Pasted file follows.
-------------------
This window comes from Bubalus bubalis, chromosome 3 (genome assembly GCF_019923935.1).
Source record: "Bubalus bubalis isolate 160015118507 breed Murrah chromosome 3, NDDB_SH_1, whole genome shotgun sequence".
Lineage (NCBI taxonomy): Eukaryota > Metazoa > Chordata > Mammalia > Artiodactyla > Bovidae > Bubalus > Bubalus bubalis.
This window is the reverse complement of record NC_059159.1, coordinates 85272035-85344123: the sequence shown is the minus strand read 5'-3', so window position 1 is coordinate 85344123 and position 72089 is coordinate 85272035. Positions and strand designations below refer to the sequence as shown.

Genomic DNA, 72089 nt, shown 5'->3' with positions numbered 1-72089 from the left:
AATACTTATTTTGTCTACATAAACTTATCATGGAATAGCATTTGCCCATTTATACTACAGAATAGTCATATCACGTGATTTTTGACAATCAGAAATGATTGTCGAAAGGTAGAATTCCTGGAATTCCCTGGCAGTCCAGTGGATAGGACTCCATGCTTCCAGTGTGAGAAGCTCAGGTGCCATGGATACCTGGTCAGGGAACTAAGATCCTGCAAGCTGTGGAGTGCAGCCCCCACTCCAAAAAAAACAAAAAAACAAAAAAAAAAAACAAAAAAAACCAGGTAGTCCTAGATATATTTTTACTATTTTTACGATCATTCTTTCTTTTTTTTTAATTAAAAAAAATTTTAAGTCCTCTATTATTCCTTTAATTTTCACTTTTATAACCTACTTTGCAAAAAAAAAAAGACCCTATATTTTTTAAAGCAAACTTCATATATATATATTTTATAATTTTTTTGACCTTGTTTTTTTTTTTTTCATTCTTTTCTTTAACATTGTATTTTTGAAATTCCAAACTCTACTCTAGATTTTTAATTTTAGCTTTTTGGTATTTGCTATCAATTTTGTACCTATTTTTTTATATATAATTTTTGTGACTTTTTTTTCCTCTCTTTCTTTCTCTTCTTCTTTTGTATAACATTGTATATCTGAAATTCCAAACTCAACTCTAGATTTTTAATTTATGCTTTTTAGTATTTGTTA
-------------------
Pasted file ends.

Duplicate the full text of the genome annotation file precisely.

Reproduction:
This window comes from Bubalus bubalis, chromosome 3 (genome assembly GCF_019923935.1).
Source record: "Bubalus bubalis isolate 160015118507 breed Murrah chromosome 3, NDDB_SH_1, whole genome shotgun sequence".
Lineage (NCBI taxonomy): Eukaryota > Metazoa > Chordata > Mammalia > Artiodactyla > Bovidae > Bubalus > Bubalus bubalis.
This window is the reverse complement of record NC_059159.1, coordinates 85272035-85344123: the sequence shown is the minus strand read 5'-3', so window position 1 is coordinate 85344123 and position 72089 is coordinate 85272035. Positions and strand designations below refer to the sequence as shown.

Genomic DNA, 72089 nt, shown 5'->3' with positions numbered 1-72089 from the left:
AATACTTATTTTGTCTACATAAACTTATCATGGAATAGCATTTGCCCATTTATACTACAGAATAGTCATATCACGTGATTTTTGACAATCAGAAATGATTGTCGAAAGGTAGAATTCCTGGAATTCCCTGGCAGTCCAGTGGATAGGACTCCATGCTTCCAGTGTGAGAAGCTCAGGTGCCATGGATACCTGGTCAGGGAACTAAGATCCTGCAAGCTGTGGAGTGCAGCCCCCACTCCAAAAAAAACAAAAAAACAAAAAAAAAAAACAAAAAAAACCAGGTAGTCCTAGATATATTTTTACTATTTTTACGATCATTCTTTCTTTTTTTTTAATTAAAAAAAATTTTAAGTCCTCTATTATTCCTTTAATTTTCACTTTTATAACCTACTTTGCAAAAAAAAAAAGACCCTATATTTTTTAAAGCAAACTTCATATATATATATTTTATAATTTTTTTGACCTTGTTTTTTTTTTTTTCATTCTTTTCTTTAACATTGTATTTTTGAAATTCCAAACTCTACTCTAGATTTTTAATTTTAGCTTTTTGGTATTTGCTATCAATTTTGTACCTATTTTTTTATATATAATTTTTGTGACTTTTTTTTCCTCTCTTTCTTTCTCTTCTTCTTTTGTATAACATTGTATATCTGAAATTCCAAACTCAACTCTAGATTTTTAATTTATGCTTTTTAGTATTTGTTA